t More than 5,000 people marched through Lyons on Saturday to protest about the holding of the G7 summit in the city and to demand that "other voices" be heard. The marchers represented trade unions, groups campaigning against unemployment, racism, environmental pollution, Third World indebtedness and a host of other ills. The march was led by the dissident bishop and gay rights campaigner Jacques Gaillot, flanked by actors singing "When will the revolution come?"

Start your day with The Independent, sign up for daily news emails
PROMOTED VIDEO
Have you tried new the Independent Digital Edition apps?
ebooks
ebooksA year of political gossip, levity and intrigue from the sharpest pen in Westminster
Latest stories from i100
Have you tried new the Independent Digital Edition apps?
Independent Dating
and  

By clicking 'Search' you
are agreeing to our
Terms of Use.

iJobs Job Widget
iJobs General

Recruitment Genius: Media Telesales Executive

£20000 - £25000 per annum: Recruitment Genius: This is an exciting opportunity...

Ashdown Group: HR administrator - London - £35,000

£30000 - £35000 per annum + benefits: Ashdown Group: Office and HR Administrat...

Recruitment Genius: Middleweight Designer

£25000 - £26500 per annum: Recruitment Genius: The On-Site division of the UK'...

Sauce Recruitment: Financial Accountant -Home Entertainment

£200 - £250 per day: Sauce Recruitment: 6 month contract (Initially)A global e...

Day In a Page

Syria crisis: Celebrities call on David Cameron to take more refugees as one young mother tells of torture by Assad regime

Celebrities call on David Cameron to take more Syrian refugees

One young mother tells of torture by Assad regime
The enemy within: People who hear voices in their heads are being encouraged to talk back – with promising results

The enemy within

People who hear voices in their heads are being encouraged to talk back
'In Auschwitz you got used to anything'

'In Auschwitz you got used to anything'

Survivors of the Nazi concentration camp remember its horror, 70 years on
Autumn/winter menswear 2015: The uniforms that make up modern life come to the fore

Autumn/winter menswear 2015

The uniforms that make up modern life come to the fore
'I'm gay, and plan to fight military homophobia'

'I'm gay, and plan to fight military homophobia'

Army general planning to come out
Iraq invasion 2003: The bloody warnings six wise men gave to Tony Blair as he prepared to launch poorly planned campaign

What the six wise men told Tony Blair

Months before the invasion of Iraq in 2003, experts sought to warn the PM about his plans. Here, four of them recall that day
25 years of The Independent on Sunday: The stories, the writers and the changes over the last quarter of a century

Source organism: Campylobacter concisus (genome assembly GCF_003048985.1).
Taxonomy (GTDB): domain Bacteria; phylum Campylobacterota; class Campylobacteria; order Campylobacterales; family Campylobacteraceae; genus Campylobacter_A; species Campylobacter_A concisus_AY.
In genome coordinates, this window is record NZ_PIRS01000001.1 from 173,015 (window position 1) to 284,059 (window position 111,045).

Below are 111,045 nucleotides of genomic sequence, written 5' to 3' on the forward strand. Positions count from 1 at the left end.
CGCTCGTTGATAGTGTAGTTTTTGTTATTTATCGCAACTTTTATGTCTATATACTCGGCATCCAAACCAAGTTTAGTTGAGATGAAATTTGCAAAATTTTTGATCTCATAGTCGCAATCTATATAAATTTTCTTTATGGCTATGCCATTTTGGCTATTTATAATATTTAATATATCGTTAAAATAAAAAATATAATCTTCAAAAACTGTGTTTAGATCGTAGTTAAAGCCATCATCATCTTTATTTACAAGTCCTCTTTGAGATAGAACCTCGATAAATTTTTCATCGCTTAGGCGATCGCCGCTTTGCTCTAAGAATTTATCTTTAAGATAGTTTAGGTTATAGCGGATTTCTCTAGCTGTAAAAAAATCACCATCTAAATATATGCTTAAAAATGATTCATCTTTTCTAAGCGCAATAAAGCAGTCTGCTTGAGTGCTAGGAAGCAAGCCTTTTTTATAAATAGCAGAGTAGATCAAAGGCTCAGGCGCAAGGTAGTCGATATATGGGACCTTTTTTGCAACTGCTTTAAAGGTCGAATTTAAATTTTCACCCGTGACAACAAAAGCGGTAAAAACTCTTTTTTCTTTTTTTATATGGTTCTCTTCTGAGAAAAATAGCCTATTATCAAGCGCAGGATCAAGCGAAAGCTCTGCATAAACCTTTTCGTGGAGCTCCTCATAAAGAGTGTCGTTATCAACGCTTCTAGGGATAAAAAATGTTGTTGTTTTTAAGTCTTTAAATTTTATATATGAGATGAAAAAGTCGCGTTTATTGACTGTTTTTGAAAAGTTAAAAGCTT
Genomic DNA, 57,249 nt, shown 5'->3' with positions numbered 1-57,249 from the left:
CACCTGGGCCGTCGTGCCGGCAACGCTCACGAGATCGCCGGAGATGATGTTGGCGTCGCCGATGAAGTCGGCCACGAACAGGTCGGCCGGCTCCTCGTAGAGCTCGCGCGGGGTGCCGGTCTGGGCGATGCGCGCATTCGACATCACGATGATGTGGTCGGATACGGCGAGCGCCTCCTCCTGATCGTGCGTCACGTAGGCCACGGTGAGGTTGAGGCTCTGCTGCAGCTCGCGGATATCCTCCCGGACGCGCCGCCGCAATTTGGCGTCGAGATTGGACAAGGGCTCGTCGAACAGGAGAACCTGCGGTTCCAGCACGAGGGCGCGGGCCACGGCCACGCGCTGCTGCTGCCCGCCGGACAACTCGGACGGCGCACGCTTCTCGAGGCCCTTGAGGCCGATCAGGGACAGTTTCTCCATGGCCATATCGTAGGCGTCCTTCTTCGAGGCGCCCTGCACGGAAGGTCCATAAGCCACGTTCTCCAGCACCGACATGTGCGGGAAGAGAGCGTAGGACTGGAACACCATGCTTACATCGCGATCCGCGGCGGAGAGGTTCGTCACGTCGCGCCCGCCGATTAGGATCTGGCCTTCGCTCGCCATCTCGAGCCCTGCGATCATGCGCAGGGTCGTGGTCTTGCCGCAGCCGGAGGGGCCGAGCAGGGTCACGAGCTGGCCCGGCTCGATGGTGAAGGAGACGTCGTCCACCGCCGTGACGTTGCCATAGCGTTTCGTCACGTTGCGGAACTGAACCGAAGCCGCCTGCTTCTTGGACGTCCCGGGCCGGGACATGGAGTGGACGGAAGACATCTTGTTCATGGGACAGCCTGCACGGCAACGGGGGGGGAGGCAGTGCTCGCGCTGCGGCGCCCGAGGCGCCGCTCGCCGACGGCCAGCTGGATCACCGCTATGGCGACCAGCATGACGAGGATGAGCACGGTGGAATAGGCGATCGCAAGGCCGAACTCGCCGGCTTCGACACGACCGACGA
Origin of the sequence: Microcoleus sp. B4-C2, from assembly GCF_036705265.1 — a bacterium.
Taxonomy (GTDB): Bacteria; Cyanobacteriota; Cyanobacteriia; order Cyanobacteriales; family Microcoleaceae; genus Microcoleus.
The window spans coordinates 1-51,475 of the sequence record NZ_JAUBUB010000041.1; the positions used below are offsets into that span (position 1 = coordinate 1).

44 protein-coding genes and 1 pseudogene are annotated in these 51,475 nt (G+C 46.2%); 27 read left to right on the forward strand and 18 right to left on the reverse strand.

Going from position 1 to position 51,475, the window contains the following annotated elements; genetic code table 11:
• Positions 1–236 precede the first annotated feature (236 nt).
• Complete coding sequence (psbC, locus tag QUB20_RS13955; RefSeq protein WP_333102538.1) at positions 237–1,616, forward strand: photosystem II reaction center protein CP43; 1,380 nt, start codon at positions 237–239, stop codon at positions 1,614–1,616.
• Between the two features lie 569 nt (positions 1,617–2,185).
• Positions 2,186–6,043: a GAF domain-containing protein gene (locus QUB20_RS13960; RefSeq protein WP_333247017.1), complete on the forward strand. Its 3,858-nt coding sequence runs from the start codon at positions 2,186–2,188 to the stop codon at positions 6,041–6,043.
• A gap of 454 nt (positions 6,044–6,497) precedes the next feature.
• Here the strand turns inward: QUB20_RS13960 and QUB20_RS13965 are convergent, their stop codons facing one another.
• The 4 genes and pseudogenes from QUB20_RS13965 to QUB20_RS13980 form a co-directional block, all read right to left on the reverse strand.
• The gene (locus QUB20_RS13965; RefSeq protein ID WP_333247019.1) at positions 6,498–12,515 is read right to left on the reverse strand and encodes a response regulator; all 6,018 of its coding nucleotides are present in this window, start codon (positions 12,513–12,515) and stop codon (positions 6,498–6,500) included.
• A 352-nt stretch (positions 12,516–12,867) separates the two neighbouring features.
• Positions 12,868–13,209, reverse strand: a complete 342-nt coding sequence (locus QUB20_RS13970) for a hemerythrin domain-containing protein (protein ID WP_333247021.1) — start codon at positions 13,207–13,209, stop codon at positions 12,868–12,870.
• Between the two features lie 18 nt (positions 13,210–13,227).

25 years of The Independent on Sunday

The stories, the writers and the changes over the last quarter of a century
Homeless Veterans appeal: 'Really caring is a dangerous emotion in this kind of work'

Homeless Veterans appeal

As head of The Soldiers' Charity, Martin Rutledge has to temper compassion with realism. He tells Chris Green how his Army career prepared him
Wu-Tang Clan and The Sexual Objects offer fans a chance to own the only copies of their latest albums

Smash hit go under the hammer

It's nice to pick up a new record once in a while, but the purchasers of two latest releases can go a step further - by buying the only copy
Geeks who rocked the world: Documentary looks back at origins of the computer-games industry

The geeks who rocked the world

A new documentary looks back at origins of the computer-games industry
Belle & Sebastian interview: Stuart Murdoch reveals how the band is taking a new direction

Belle & Sebastian is taking a new direction

Twenty years ago, Belle & Sebastian was a fey indie band from Glasgow. It still is – except today, as prime mover Stuart Murdoch admits, it has a global cult following, from Hollywood to South Korea
America: Land of the free, home of the political dynasty

America: Land of the free, home of the political dynasty

These days in the US things are pretty much stuck where they are, both in politics and society at large, says Rupert Cornwell
A graphic history of US civil rights – in comic book form

A graphic history of US civil rights – in comic book form

A veteran of the Fifties campaigns is inspiring a new generation of activists
Winston Churchill: the enigma of a British hero

Winston Churchill: the enigma of a British hero

A C Benson called him 'a horrid little fellow', George Orwell would have shot him, but what a giant he seems now, says DJ Taylor
Growing mussels: Precious freshwater shellfish are thriving in a unique green project

Growing mussels

Precious freshwater shellfish are thriving in a unique green project